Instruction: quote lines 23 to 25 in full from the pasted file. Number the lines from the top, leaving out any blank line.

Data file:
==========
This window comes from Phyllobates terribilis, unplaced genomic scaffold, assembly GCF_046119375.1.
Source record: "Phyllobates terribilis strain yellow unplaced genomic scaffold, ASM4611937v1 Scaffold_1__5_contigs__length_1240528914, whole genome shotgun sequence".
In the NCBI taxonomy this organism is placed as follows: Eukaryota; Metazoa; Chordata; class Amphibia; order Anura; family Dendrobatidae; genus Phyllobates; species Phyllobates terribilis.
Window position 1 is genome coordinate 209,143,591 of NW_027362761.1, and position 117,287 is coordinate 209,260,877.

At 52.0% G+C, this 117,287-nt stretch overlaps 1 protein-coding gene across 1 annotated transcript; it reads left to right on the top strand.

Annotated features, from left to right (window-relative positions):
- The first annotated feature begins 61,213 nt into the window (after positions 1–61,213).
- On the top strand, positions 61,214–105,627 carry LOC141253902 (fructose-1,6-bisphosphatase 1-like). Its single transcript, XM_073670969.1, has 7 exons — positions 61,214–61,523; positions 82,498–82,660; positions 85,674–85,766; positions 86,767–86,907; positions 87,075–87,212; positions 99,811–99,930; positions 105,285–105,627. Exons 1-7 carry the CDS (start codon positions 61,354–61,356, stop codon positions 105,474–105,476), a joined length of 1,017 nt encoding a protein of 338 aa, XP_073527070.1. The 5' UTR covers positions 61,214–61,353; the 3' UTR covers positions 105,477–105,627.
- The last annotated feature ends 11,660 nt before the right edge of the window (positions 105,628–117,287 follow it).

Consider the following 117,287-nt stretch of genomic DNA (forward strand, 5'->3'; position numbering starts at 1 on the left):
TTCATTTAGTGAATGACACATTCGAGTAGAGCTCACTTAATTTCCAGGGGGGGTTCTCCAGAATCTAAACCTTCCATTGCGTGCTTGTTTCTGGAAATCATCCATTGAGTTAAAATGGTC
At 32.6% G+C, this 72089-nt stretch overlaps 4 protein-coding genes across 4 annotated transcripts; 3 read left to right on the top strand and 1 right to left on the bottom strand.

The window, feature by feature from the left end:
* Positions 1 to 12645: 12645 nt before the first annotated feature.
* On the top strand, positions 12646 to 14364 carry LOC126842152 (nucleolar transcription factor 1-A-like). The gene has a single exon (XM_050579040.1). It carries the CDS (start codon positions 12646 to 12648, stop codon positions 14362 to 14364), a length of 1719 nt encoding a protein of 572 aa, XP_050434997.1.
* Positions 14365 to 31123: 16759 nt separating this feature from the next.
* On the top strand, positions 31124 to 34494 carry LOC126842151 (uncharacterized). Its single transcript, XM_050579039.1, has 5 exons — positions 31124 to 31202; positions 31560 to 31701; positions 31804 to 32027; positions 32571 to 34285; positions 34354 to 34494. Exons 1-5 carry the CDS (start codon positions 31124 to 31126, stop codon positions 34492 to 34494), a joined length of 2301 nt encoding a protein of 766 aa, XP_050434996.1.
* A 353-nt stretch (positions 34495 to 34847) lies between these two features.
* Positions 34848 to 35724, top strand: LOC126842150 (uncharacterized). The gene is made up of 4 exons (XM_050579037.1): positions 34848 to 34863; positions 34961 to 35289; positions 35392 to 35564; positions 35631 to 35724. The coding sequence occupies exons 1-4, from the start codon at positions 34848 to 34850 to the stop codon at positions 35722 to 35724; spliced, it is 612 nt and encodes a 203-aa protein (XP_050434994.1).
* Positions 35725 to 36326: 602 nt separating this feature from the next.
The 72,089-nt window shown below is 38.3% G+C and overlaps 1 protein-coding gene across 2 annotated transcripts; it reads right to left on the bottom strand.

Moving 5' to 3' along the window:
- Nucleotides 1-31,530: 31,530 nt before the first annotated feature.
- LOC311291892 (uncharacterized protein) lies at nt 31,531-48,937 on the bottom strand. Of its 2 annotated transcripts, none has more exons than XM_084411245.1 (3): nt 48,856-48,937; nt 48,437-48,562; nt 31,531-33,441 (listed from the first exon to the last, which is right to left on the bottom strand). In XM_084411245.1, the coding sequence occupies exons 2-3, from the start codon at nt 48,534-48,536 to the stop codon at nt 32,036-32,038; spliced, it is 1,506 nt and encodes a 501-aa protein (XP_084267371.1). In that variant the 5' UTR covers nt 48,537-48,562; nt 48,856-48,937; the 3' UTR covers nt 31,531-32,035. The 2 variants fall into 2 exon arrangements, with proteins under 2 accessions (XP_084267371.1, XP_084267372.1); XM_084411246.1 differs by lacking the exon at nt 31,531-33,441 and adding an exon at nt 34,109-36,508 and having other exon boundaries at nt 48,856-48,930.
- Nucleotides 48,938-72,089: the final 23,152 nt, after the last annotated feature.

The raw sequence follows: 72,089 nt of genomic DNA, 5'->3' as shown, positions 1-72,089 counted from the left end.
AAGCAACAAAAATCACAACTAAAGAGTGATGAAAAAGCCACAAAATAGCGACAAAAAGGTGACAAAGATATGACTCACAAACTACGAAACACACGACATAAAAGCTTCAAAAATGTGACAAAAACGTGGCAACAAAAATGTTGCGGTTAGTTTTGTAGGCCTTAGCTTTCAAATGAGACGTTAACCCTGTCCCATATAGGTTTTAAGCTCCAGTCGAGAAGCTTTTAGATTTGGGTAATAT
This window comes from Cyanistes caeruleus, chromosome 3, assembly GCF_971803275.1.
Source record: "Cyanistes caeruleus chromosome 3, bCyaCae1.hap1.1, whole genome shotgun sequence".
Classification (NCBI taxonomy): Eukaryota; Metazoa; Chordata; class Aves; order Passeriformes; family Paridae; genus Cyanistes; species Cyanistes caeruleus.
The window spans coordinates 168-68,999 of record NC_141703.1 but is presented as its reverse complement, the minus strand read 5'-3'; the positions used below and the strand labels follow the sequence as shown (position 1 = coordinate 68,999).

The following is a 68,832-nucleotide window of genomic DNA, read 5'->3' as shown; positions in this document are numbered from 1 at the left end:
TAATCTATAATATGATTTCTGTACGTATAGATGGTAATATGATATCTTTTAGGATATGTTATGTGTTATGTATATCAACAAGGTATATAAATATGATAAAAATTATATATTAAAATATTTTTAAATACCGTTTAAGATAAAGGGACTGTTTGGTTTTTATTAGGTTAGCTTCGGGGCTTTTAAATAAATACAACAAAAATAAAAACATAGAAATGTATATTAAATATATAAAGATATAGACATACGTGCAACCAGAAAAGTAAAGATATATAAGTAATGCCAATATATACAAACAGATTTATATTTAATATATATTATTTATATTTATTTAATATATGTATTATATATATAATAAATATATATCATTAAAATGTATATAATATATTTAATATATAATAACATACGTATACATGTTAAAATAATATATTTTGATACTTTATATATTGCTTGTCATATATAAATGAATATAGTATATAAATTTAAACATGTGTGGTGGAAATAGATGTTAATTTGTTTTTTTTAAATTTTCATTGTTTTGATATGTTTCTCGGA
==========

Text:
- Nucleotides 1-31,530: 31,530 nt before the first annotated feature.
- LOC311291892 (uncharacterized protein) lies at nt 31,531-48,937 on the bottom strand. Of its 2 annotated transcripts, none has more exons than XM_084411245.1 (3): nt 48,856-48,937; nt 48,437-48,562; nt 31,531-33,441 (listed from the first exon to the last, which is right to left on the bottom strand). In XM_084411245.1, the coding sequence occupies exons 2-3, from the start codon at nt 48,534-48,536 to the stop codon at nt 32,036-32,038; spliced, it is 1,506 nt and encodes a 501-aa protein (XP_084267371.1). In that variant the 5' UTR covers nt 48,537-48,562; nt 48,856-48,937; the 3' UTR covers nt 31,531-32,035. The 2 variants fall into 2 exon arrangements, with proteins under 2 accessions (XP_084267371.1, XP_084267372.1); XM_084411246.1 differs by lacking the exon at nt 31,531-33,441 and adding an exon at nt 34,109-36,508 and having other exon boundaries at nt 48,856-48,930.
- Nucleotides 48,938-72,089: the final 23,152 nt, after the last annotated feature.